- Neil Dodgson, global head customer solutions group, IBM Risk Analytics
- Peyman Mestchian, managing partner, Chartis Research
- Jeff Simmons, head of enterprise risk, Bank of Tokyo-Mitsubishi UFJ
- Moderator: Joel Clark, consulting editor, Risk.net
Banks and other financial firms have had more than 15 years to study the precepts of enterprise risk management (ERM), learn them and apply them. Still, many risk functions appear to be relatively immature – focusing on key compliance requirements, fragmented into silos, with no common data model or risk language, and relying heavily on the abilities of their key individuals.
A more mature function might be one in which real economic risks and risk-based performance – rather than regulation – are addressed, with sophisticated early warning systems, ownership across businesses and at all levels of the firm, and playing a part in both tactical and strategic decision-making.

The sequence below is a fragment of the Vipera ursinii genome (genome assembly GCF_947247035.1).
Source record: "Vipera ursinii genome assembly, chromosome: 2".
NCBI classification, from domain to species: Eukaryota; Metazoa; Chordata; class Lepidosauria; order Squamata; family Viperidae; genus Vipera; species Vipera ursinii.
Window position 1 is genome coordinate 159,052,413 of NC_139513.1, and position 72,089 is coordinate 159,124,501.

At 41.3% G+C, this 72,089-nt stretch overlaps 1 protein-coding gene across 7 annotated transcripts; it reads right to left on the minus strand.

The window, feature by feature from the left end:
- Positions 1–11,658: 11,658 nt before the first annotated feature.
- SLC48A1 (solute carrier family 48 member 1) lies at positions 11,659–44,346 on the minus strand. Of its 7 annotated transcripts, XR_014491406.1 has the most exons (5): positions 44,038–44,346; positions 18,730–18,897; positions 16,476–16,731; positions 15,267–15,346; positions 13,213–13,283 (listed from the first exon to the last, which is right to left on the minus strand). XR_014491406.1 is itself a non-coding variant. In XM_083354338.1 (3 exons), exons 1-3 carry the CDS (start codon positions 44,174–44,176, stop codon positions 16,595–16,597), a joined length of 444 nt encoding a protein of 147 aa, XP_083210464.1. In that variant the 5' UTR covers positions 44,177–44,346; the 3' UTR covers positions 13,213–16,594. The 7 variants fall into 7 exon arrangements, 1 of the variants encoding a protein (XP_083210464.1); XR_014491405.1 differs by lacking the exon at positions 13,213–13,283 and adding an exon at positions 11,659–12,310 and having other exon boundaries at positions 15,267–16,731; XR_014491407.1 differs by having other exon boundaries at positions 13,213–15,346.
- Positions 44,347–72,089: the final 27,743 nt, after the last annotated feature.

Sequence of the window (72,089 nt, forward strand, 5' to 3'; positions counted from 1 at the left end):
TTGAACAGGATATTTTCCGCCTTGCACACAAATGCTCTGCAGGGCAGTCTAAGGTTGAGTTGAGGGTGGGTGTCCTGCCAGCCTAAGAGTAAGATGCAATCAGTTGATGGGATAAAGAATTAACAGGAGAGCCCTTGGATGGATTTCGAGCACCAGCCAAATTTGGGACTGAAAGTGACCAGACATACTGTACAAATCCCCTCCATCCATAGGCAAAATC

Many firms will have characteristics from both of those lists, and will concede they have room for improvement. But agreeing on the goal – and the means to get there – is often lacking.
In this IBM-sponsored videocast, a panel of industry experts give their take on ERM maturity, including Peyman Mestchian, managing partner, Chartis, who unveils findings from a new ERM maturity model study (the final research paper in Chartis' The Risk Enabled Enterprise® research programme) in which Chartis has identified four levels of maturity, linking capability to value creation.
The panel addresses the following issues:
- Is ERM mature as a discipline?
- What marks out mature – and immature – risk functions?
- What part is played by process, by culture, by data?
- What part is played by organisational structure, people and culture?
- Is regulation undermining the risk manager?